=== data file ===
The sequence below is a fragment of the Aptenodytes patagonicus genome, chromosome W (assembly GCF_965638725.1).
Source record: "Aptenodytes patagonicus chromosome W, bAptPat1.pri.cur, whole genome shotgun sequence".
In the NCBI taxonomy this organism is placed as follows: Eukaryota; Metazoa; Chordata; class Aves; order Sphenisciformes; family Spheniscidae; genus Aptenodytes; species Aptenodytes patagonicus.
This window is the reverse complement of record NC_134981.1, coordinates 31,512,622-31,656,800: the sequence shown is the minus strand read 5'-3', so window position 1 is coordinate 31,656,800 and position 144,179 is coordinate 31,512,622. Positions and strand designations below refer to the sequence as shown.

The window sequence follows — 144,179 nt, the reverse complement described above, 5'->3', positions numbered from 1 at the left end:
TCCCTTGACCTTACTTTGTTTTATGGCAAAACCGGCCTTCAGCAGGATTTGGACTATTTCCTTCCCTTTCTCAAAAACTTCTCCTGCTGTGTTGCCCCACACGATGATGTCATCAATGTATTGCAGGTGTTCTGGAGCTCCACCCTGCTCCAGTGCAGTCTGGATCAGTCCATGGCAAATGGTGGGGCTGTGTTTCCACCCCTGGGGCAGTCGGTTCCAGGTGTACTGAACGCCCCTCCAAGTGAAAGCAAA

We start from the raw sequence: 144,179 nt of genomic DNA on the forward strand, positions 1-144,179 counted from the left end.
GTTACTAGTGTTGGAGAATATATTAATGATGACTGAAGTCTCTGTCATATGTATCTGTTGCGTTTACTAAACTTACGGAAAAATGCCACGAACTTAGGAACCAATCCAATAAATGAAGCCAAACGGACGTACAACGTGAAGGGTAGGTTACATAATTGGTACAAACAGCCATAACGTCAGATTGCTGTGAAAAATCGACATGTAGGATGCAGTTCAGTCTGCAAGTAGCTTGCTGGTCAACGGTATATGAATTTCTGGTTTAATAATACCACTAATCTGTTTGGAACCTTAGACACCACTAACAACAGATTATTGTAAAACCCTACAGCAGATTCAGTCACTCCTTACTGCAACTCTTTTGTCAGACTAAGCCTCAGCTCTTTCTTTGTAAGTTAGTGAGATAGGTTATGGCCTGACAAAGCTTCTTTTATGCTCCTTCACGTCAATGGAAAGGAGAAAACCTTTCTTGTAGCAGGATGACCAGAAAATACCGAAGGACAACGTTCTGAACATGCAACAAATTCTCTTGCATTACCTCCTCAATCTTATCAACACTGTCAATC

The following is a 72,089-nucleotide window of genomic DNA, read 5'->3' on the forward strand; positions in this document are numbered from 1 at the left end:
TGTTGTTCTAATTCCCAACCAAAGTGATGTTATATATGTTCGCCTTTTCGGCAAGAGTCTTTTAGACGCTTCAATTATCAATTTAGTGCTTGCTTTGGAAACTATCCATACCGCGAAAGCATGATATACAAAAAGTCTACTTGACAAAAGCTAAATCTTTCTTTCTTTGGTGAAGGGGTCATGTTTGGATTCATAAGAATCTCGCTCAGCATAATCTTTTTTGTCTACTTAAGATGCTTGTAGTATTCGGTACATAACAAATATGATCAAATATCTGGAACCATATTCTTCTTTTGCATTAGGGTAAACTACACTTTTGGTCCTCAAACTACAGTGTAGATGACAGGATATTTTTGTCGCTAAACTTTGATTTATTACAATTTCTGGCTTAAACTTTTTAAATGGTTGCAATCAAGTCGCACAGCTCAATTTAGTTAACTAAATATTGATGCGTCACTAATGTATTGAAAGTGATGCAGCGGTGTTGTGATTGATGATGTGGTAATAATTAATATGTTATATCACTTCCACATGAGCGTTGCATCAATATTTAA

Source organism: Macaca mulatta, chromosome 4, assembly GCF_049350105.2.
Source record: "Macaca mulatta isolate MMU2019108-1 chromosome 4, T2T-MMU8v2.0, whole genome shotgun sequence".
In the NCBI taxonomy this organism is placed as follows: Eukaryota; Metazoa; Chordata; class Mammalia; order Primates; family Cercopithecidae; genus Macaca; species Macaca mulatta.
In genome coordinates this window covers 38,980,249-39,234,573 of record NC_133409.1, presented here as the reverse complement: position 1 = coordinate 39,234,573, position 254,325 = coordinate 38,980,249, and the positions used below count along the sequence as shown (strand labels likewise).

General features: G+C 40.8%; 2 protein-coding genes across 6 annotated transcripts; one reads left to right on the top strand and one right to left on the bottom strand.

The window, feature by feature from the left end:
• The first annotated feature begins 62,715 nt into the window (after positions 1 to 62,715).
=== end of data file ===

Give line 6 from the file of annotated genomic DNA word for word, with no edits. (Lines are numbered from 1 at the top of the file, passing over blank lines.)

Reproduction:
TCCCTTGACCTTACTTTGTTTTATGGCAAAACCGGCCTTCAGCAGGATTTGGACTATTTCCTTCCCTTTCTCAAAAACTTCTCCTGCTGTGTTGCCCCACACGATGATGTCATCAATGTATTGCAGGTGTTCTGGAGCTCCACCCTGCTCCAGTGCAGTCTGGATCAGTCCATGGCAAATGGTGGGGCTGTGTTTCCACCCCTGGGGCAGTCGGTTCCAGGTGTACTGAACGCCCCTCCAAGTGAAAGCAAA